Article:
For thousands of years we humans have divided ourselves into groups based on our differences. Tribes and clans emerged based on family lineage, women were treated as property by men, and we segregated ourselves based on religion and within those religions by sects. In modern times we’ve learned to keep dividing and subdividing, whether by nation–states, political affiliation, economic class, race/ethnicity/color, sexual orientation, age group, the list is endless.

Prior to the days of mechanized transport, squabbling between groups was limited by distance mostly to geographic neighbors. But now, with the rapidly accelerating technological advances of this modern age, humanity has created a world where we can be anywhere in a day, or have a real-time conversation with the image of a person on a screen anywhere in the world in a moment. Our technologies have brought humanity together into a single whole. We’re no longer protected by distance from a human sociology in which individuals favor members of their own group, and consciously or unconsciously look down on members of other groups. If humanity is to survive and thrive in this age and in future ages, we must adapt our sociology to the world we have created. We must begin to actively recognize our common humanity.

COVID–19 shows us the way. This microscopic infectious agent defies human sociology, seeing no boundaries between humans. It doesn’t see male or female or gay or straight or transsexual. It doesn’t see black or white or brown or red or yellow. It sees neither abled nor disabled. It doesn’t care whether you’re Muslim or Christian or Jewish or Hindu or Buddhist or Sikh. It doesn’t care whether you live in China or Canada or Ecuador or Pakistan. It doesn’t care what language you speak or how old you are. It doesn’t care what your hobbies are or what books you like to read. It sees us as we are and as we have always been – a single species with uncountable similarities that are present in any possible human grouping we could create.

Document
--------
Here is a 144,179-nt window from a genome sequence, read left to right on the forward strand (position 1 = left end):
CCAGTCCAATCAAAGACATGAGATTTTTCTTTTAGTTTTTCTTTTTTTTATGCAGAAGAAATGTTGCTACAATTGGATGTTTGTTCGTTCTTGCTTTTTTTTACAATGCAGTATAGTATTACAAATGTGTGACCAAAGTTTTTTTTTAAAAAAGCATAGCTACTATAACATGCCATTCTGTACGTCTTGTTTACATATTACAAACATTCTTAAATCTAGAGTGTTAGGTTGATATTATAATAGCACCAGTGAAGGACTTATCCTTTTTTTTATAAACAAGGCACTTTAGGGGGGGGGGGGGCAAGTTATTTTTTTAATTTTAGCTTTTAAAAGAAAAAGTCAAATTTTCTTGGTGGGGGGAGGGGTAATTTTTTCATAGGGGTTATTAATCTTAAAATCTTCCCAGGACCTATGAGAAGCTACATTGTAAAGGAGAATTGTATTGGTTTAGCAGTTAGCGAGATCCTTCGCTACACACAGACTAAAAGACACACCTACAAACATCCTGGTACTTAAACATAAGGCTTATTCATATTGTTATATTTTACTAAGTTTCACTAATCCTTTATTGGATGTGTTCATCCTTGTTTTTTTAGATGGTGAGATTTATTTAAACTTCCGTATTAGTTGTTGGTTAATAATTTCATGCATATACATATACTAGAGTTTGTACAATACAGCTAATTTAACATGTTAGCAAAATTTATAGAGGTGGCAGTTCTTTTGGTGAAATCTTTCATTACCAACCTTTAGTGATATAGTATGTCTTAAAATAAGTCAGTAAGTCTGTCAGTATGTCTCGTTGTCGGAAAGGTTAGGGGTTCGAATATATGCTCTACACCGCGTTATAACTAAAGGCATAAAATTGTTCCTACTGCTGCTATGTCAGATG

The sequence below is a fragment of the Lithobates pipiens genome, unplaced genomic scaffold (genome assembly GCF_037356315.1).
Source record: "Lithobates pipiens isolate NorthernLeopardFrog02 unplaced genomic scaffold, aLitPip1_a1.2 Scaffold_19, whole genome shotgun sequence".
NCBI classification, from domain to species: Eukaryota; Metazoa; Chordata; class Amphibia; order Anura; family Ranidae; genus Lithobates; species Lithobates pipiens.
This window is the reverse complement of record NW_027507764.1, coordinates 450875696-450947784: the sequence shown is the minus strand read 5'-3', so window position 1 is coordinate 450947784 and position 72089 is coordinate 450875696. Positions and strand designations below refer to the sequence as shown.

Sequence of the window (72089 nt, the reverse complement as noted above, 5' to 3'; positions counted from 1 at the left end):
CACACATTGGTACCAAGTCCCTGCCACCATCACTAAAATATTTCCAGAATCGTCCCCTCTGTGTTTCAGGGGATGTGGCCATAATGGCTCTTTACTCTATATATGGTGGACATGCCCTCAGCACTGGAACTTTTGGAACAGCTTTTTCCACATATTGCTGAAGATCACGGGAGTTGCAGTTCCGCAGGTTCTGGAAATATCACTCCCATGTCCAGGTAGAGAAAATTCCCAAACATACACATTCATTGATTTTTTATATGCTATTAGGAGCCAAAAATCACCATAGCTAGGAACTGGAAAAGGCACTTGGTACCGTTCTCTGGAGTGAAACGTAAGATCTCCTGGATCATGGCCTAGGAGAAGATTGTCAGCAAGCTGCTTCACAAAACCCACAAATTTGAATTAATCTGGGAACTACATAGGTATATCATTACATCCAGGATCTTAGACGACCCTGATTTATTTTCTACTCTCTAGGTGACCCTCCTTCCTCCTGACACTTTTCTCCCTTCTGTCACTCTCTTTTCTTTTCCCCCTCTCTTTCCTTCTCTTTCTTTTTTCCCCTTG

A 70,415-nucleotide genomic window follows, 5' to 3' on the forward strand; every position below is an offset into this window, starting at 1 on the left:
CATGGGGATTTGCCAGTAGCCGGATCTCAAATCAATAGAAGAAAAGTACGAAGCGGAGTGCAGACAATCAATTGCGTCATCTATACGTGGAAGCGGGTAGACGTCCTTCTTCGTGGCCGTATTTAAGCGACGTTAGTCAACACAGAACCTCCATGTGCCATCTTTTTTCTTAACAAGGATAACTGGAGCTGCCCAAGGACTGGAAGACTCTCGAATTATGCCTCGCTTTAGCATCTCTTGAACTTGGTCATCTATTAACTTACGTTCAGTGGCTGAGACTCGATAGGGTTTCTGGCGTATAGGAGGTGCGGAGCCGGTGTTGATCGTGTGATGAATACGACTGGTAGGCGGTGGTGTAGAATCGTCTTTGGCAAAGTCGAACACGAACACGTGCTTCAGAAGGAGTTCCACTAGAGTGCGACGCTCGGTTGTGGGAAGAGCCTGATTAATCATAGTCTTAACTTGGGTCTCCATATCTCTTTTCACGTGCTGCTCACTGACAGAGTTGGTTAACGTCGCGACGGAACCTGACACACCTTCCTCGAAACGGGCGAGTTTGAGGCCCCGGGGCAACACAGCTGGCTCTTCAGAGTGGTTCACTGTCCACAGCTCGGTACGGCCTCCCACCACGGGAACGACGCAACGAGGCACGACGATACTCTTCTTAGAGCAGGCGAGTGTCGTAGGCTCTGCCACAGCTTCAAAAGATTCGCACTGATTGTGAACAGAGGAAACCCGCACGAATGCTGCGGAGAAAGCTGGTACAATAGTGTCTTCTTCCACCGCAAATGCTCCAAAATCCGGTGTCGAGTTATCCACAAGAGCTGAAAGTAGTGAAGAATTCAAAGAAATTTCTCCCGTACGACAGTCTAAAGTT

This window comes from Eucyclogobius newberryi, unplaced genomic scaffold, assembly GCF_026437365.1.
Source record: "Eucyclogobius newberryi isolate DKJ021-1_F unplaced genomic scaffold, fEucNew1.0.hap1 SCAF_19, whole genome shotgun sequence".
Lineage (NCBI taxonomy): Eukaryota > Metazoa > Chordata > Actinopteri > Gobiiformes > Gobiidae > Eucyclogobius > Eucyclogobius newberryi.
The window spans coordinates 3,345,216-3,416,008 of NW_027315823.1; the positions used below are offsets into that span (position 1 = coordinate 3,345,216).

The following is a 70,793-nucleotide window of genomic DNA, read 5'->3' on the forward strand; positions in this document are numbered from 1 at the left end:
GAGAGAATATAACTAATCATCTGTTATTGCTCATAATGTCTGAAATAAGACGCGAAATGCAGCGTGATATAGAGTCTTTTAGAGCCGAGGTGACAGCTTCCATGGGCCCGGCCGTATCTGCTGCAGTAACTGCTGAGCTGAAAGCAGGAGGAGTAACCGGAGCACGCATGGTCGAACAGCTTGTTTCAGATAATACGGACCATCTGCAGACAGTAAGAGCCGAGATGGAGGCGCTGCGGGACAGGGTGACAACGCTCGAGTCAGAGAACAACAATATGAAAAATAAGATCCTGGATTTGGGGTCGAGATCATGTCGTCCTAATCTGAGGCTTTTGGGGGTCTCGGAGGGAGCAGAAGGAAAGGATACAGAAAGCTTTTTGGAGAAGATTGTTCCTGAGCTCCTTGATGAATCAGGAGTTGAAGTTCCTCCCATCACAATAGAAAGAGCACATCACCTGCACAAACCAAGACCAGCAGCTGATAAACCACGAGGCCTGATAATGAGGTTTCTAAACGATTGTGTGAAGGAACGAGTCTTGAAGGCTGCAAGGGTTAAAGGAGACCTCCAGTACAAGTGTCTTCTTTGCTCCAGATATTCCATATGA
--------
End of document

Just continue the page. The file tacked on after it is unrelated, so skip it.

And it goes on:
I find it impossible not to see this as a powerful lesson for humanity in this modern age. Whether from a god represented by myriads of faiths, whether from the deep wisdom of Mother Earth, or whether simply an unconscious impulse energized by all creation’s urge to survive and thrive, the message is clear. We must adapt human sociology to the reality of what we are and to what we have created. We must begin to see ourselves as a common humanity.

Of course we will continue to recognize and celebrate human diversity. But I propose that that isn’t enough.

I propose that we must disrupt human nature and sociology by intentionally forming interactive communities with diversity. It’s no longer enough to gather as all Christians, all Muslims, all Jews, all Buddhists, all Hindus, or as the myriad of sects within each. It’s no longer enough to form groups around common interests and characteristics. I propose that we must give equal time to gathering with diversity as we do to gathering with those who are similar to us.

It’s clear that what we have been doing is not sufficient. If our races, nations, religions, or our gods do not motivate us to take this important next step, perhaps this little understood virus will.

Steve Slocum